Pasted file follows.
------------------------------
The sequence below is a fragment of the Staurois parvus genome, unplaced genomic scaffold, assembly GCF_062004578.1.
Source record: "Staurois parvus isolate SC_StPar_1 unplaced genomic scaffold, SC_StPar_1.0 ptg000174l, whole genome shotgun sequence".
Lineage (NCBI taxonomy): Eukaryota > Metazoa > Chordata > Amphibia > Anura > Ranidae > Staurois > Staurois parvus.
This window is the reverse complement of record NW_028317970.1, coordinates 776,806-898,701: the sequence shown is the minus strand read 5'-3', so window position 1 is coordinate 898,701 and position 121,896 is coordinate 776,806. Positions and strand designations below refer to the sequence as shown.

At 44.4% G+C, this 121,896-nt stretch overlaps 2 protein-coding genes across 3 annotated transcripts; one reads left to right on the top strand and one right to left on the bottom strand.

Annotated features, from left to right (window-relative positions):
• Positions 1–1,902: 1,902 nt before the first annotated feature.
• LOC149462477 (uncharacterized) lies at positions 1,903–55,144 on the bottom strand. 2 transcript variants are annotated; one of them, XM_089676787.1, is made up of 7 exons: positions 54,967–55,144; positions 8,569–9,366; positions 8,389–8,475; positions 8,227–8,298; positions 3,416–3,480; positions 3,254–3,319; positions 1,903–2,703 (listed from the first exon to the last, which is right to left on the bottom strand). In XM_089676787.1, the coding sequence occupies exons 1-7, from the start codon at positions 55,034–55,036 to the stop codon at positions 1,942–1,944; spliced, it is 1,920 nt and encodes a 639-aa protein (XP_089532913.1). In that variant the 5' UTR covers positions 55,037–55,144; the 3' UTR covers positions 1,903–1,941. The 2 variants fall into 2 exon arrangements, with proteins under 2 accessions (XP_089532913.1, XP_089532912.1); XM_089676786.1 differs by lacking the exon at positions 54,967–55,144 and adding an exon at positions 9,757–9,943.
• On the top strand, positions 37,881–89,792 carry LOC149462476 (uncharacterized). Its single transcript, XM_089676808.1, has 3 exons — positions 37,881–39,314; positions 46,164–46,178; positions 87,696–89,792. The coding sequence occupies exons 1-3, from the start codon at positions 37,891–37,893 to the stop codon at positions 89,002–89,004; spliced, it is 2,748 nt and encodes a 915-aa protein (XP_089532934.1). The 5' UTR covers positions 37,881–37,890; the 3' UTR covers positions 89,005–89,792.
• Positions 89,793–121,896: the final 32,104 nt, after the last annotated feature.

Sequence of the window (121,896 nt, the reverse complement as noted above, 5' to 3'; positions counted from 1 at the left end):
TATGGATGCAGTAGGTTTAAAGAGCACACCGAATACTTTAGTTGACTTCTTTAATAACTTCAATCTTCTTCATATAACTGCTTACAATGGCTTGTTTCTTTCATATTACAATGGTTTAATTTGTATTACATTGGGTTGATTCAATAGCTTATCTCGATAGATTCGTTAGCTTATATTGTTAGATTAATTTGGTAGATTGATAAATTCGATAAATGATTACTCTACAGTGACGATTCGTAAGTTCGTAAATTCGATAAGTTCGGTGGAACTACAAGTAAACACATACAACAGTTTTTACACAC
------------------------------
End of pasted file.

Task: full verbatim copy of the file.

The sequence below is a fragment of the Staurois parvus genome, unplaced genomic scaffold, assembly GCF_062004578.1.
Source record: "Staurois parvus isolate SC_StPar_1 unplaced genomic scaffold, SC_StPar_1.0 ptg000174l, whole genome shotgun sequence".
Lineage (NCBI taxonomy): Eukaryota > Metazoa > Chordata > Amphibia > Anura > Ranidae > Staurois > Staurois parvus.
This window is the reverse complement of record NW_028317970.1, coordinates 776,806-898,701: the sequence shown is the minus strand read 5'-3', so window position 1 is coordinate 898,701 and position 121,896 is coordinate 776,806. Positions and strand designations below refer to the sequence as shown.

At 44.4% G+C, this 121,896-nt stretch overlaps 2 protein-coding genes across 3 annotated transcripts; one reads left to right on the top strand and one right to left on the bottom strand.

Annotated features, from left to right (window-relative positions):
• Positions 1–1,902: 1,902 nt before the first annotated feature.
• LOC149462477 (uncharacterized) lies at positions 1,903–55,144 on the bottom strand. 2 transcript variants are annotated; one of them, XM_089676787.1, is made up of 7 exons: positions 54,967–55,144; positions 8,569–9,366; positions 8,389–8,475; positions 8,227–8,298; positions 3,416–3,480; positions 3,254–3,319; positions 1,903–2,703 (listed from the first exon to the last, which is right to left on the bottom strand). In XM_089676787.1, the coding sequence occupies exons 1-7, from the start codon at positions 55,034–55,036 to the stop codon at positions 1,942–1,944; spliced, it is 1,920 nt and encodes a 639-aa protein (XP_089532913.1). In that variant the 5' UTR covers positions 55,037–55,144; the 3' UTR covers positions 1,903–1,941. The 2 variants fall into 2 exon arrangements, with proteins under 2 accessions (XP_089532913.1, XP_089532912.1); XM_089676786.1 differs by lacking the exon at positions 54,967–55,144 and adding an exon at positions 9,757–9,943.
• On the top strand, positions 37,881–89,792 carry LOC149462476 (uncharacterized). Its single transcript, XM_089676808.1, has 3 exons — positions 37,881–39,314; positions 46,164–46,178; positions 87,696–89,792. The coding sequence occupies exons 1-3, from the start codon at positions 37,891–37,893 to the stop codon at positions 89,002–89,004; spliced, it is 2,748 nt and encodes a 915-aa protein (XP_089532934.1). The 5' UTR covers positions 37,881–37,890; the 3' UTR covers positions 89,005–89,792.
• Positions 89,793–121,896: the final 32,104 nt, after the last annotated feature.

Sequence of the window (121,896 nt, the reverse complement as noted above, 5' to 3'; positions counted from 1 at the left end):
TATGGATGCAGTAGGTTTAAAGAGCACACCGAATACTTTAGTTGACTTCTTTAATAACTTCAATCTTCTTCATATAACTGCTTACAATGGCTTGTTTCTTTCATATTACAATGGTTTAATTTGTATTACATTGGGTTGATTCAATAGCTTATCTCGATAGATTCGTTAGCTTATATTGTTAGATTAATTTGGTAGATTGATAAATTCGATAAATGATTACTCTACAGTGACGATTCGTAAGTTCGTAAATTCGATAAGTTCGGTGGAACTACAAGTAAACACATACAACAGTTTTTACACAC